I am walking up the old concrete stairs that lead up to our cottage attic. I turn left to the area with the only window. The light from outside is coming through and blinds me slightly. Against the light I cannot see well all the rubbish scattered on dirty floor, spider webs hanging from the joists, old paper boxes full of long forgotten stuff, torn fading rags and few abandoned suitcases. I step over those automatically not paying much attention to them.
All I want to see is the large wooden table that is placed near the window, the skeleton of my easel standing next to it, and a handful of colorful tubes of acrylic paints. I run my fingers across the paint tubes.
The door downstairs is closed. I still hear the faint voices of my little son and his father playing downstairs. A car passes by loudly. I open the window and breath in the fresh air that is blown in through branches and leaves of our walnut tree. They move from side to side. I can hear an apple falling heavily on the grass in the garden.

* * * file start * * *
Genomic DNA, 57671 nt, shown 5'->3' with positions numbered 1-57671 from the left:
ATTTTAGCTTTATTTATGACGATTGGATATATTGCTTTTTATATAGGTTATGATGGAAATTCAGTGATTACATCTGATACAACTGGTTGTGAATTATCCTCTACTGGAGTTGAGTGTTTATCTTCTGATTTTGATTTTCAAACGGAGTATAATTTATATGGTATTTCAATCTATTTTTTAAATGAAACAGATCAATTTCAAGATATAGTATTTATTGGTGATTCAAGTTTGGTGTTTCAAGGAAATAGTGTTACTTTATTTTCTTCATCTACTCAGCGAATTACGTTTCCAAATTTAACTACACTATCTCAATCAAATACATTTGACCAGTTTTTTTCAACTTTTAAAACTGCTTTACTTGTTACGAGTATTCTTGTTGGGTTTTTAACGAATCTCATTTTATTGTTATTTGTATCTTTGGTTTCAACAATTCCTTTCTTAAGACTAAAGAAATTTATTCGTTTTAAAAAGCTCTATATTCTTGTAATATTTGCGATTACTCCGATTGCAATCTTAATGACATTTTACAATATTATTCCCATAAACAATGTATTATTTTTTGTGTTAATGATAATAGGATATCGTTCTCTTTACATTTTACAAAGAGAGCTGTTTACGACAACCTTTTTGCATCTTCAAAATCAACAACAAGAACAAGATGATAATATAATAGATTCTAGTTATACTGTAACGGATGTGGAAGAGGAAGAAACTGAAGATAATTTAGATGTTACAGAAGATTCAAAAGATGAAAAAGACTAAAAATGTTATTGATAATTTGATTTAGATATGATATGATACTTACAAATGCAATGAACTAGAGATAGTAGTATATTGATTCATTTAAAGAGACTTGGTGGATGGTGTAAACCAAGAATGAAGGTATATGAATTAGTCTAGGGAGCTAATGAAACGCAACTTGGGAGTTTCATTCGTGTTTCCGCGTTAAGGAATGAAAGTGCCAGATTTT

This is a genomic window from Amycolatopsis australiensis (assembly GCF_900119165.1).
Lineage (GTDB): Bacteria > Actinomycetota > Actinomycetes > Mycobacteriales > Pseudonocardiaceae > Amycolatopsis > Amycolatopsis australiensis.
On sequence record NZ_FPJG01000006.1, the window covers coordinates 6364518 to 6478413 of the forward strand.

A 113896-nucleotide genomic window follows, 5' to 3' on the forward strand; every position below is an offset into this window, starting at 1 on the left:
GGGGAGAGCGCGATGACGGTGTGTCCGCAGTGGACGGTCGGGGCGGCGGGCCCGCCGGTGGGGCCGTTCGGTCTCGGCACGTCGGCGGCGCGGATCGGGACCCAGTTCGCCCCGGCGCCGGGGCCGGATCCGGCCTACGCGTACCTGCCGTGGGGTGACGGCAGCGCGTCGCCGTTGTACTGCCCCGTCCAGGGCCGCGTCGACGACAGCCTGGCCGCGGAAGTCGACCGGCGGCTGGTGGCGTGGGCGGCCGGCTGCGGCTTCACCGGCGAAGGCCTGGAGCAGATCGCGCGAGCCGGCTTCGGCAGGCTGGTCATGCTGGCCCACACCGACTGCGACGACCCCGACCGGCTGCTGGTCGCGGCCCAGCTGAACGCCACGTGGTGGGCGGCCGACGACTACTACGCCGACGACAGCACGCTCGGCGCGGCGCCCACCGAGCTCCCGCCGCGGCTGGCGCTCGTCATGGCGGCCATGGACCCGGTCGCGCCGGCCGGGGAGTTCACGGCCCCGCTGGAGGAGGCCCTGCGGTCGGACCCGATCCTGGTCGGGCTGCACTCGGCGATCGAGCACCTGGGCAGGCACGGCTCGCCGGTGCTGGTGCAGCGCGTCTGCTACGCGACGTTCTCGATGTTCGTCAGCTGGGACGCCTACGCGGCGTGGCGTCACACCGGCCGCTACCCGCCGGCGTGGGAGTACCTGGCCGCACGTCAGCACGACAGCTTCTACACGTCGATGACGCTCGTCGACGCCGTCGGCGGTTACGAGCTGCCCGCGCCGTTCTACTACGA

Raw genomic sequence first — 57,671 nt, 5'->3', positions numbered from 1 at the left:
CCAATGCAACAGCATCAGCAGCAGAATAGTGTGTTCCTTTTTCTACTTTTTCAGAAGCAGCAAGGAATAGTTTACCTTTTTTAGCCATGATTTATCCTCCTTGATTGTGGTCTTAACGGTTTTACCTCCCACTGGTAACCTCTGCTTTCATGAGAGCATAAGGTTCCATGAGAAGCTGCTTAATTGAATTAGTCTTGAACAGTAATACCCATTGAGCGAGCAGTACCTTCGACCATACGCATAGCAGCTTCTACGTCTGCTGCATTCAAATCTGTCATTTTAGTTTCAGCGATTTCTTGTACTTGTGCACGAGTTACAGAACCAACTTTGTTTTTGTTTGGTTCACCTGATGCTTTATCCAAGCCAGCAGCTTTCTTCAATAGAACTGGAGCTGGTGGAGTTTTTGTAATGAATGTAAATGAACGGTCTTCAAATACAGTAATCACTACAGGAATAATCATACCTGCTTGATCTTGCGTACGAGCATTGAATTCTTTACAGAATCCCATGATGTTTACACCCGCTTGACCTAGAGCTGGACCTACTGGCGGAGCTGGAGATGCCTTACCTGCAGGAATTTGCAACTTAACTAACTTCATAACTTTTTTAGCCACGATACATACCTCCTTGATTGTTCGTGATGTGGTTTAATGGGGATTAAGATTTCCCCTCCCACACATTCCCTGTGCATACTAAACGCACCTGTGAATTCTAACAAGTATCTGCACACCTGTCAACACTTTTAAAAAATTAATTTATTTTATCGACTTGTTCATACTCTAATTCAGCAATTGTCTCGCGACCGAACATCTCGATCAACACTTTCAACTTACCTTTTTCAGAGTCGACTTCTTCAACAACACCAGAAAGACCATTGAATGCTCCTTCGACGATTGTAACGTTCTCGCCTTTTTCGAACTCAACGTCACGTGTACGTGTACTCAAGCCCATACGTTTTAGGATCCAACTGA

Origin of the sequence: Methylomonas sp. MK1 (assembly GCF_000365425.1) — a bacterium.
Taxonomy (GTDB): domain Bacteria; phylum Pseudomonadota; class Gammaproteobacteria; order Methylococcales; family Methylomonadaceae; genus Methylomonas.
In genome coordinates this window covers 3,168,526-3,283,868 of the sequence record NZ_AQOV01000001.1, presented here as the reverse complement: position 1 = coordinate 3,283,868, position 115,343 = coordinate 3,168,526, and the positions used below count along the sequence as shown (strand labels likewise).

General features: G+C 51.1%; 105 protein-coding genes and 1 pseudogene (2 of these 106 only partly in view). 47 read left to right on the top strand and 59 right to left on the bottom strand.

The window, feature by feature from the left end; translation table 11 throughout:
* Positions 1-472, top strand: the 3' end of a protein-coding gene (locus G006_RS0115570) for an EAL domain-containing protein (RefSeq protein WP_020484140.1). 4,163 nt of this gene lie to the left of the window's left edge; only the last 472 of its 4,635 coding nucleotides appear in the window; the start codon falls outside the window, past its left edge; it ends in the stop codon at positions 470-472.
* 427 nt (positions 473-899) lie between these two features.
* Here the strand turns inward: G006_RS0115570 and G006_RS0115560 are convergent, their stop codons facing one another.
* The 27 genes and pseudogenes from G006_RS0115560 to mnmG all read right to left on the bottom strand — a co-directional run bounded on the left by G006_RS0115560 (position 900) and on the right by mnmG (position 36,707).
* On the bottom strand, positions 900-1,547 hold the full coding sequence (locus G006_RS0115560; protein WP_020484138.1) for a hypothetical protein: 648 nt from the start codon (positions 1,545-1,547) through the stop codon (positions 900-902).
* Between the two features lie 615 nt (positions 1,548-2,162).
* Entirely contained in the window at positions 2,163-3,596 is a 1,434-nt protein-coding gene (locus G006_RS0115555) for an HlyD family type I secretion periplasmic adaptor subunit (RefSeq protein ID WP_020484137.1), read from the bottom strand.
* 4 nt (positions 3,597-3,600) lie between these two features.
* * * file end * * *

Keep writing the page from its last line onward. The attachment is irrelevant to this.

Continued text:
I am staring at the empty canvas. I sense the old and always present respect in front of that emptiness. I am sitting there and waiting, looking around, and listening to the sounds and voices. It feels reassuring to hear the life below me. I keep waiting. No mobile phone to reach for. No computer or device with an internet connection. Nothing to do. Tranquility. Stillness. Boredom.
I reach out for a piece of an old cardboard and quickly apply few brush strokes. I do that several times with a dry brush, no paint, just to feel the movement. It feels wonderful. Quickly I pour first paint on a paper tray and dip the brush in it. The old cardboard welcomes me while the expensive canvases and quality papers are lying nearby untouched. I feel free. No expectations. Maybe that is a sweet bit of my creative freedom. Maybe.